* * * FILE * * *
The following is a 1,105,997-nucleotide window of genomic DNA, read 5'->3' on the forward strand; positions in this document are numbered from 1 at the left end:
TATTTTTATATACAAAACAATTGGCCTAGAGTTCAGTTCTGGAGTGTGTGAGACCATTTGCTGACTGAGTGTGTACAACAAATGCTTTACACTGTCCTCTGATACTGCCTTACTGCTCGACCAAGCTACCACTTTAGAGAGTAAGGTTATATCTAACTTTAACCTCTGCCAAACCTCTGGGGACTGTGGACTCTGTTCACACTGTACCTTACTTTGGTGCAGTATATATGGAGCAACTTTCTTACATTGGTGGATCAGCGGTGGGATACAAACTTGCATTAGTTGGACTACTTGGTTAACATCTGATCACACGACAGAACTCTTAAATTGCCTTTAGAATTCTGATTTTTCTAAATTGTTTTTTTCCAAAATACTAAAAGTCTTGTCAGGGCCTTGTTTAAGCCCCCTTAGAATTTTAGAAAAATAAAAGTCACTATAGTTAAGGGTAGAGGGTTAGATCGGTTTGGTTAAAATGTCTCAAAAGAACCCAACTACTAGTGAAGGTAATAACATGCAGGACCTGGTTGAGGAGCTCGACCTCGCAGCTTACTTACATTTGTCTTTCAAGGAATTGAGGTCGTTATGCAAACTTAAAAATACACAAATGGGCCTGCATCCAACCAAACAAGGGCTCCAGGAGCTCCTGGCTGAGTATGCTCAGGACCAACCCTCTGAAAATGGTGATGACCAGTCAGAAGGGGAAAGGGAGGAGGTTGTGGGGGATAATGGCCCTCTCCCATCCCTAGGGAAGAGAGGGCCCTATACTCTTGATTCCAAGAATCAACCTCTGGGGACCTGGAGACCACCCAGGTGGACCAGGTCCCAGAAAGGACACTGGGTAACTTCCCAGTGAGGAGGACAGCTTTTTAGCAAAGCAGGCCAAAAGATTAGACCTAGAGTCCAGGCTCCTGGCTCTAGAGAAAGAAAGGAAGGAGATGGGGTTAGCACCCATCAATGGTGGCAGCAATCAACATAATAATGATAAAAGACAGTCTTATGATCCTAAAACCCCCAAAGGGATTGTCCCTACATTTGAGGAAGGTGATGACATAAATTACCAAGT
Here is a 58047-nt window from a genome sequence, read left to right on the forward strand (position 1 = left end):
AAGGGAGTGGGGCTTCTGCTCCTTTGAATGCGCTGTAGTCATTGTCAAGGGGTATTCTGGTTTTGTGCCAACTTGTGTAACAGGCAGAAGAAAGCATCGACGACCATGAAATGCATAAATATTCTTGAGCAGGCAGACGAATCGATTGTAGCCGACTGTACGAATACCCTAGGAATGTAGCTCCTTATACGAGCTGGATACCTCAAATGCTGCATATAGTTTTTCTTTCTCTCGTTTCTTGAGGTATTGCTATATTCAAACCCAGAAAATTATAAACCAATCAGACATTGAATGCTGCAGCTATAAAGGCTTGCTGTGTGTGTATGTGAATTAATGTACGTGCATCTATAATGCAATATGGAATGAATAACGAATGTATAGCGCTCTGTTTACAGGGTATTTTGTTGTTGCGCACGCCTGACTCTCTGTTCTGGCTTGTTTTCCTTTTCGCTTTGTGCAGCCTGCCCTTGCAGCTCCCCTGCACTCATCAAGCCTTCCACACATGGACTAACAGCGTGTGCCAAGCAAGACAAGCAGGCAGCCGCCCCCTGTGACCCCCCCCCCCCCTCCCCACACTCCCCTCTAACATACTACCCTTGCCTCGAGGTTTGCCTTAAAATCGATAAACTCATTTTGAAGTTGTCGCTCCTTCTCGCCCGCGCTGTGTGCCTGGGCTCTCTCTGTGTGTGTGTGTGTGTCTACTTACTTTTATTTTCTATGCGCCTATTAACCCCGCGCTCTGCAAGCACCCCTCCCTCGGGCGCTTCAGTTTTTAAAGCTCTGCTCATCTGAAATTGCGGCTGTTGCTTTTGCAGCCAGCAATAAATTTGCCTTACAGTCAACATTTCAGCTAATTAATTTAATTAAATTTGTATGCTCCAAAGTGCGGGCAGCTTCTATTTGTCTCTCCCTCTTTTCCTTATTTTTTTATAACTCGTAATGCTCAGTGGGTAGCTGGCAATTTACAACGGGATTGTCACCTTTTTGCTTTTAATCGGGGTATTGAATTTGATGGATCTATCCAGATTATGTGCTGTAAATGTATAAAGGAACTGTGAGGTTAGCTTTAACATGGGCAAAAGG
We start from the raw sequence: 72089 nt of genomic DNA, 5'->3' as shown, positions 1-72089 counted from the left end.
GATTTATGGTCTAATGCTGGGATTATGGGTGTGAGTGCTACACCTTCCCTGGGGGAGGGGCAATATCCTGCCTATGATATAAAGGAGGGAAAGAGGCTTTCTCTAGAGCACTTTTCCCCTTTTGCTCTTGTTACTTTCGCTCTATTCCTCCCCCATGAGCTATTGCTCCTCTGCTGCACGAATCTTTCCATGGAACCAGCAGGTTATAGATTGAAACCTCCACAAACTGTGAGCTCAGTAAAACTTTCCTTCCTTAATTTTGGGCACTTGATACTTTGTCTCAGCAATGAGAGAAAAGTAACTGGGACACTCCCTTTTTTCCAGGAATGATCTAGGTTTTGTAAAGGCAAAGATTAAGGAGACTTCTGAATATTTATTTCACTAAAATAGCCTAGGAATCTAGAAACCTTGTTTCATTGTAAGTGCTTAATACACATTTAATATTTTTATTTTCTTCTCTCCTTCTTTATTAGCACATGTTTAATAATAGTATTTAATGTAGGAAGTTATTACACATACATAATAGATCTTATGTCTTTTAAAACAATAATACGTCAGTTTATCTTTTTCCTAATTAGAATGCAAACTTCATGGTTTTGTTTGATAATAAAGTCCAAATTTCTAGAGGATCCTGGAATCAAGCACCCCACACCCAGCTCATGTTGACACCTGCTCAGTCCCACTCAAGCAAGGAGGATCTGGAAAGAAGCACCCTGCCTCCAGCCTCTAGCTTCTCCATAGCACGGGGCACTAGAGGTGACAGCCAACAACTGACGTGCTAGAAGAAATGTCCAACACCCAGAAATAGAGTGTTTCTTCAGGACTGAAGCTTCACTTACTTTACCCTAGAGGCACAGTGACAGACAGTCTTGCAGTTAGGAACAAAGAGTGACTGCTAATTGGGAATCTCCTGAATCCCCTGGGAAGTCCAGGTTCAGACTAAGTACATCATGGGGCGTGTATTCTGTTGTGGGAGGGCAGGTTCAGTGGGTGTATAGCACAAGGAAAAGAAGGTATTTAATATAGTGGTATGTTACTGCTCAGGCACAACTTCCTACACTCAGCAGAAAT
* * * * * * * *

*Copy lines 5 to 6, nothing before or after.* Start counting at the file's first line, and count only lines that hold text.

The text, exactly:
We start from the raw sequence: 72089 nt of genomic DNA, 5'->3' as shown, positions 1-72089 counted from the left end.
GATTTATGGTCTAATGCTGGGATTATGGGTGTGAGTGCTACACCTTCCCTGGGGGAGGGGCAATATCCTGCCTATGATATAAAGGAGGGAAAGAGGCTTTCTCTAGAGCACTTTTCCCCTTTTGCTCTTGTTACTTTCGCTCTATTCCTCCCCCATGAGCTATTGCTCCTCTGCTGCACGAATCTTTCCATGGAACCAGCAGGTTATAGATTGAAACCTCCACAAACTGTGAGCTCAGTAAAACTTTCCTTCCTTAATTTTGGGCACTTGATACTTTGTCTCAGCAATGAGAGAAAAGTAACTGGGACACTCCCTTTTTTCCAGGAATGATCTAGGTTTTGTAAAGGCAAAGATTAAGGAGACTTCTGAATATTTATTTCACTAAAATAGCCTAGGAATCTAGAAACCTTGTTTCATTGTAAGTGCTTAATACACATTTAATATTTTTATTTTCTTCTCTCCTTCTTTATTAGCACATGTTTAATAATAGTATTTAATGTAGGAAGTTATTACACATACATAATAGATCTTATGTCTTTTAAAACAATAATACGTCAGTTTATCTTTTTCCTAATTAGAATGCAAACTTCATGGTTTTGTTTGATAATAAAGTCCAAATTTCTAGAGGATCCTGGAATCAAGCACCCCACACCCAGCTCATGTTGACACCTGCTCAGTCCCACTCAAGCAAGGAGGATCTGGAAAGAAGCACCCTGCCTCCAGCCTCTAGCTTCTCCATAGCACGGGGCACTAGAGGTGACAGCCAACAACTGACGTGCTAGAAGAAATGTCCAACACCCAGAAATAGAGTGTTTCTTCAGGACTGAAGCTTCACTTACTTTACCCTAGAGGCACAGTGACAGACAGTCTTGCAGTTAGGAACAAAGAGTGACTGCTAATTGGGAATCTCCTGAATCCCCTGGGAAGTCCAGGTTCAGACTAAGTACATCATGGGGCGTGTATTCTGTTGTGGGAGGGCAGGTTCAGTGGGTGTATAGCACAAGGAAAAGAAGGTATTTAATATAGTGGTATGTTACTGCTCAGGCACAACTTCCTACACTCAGCAGAAAT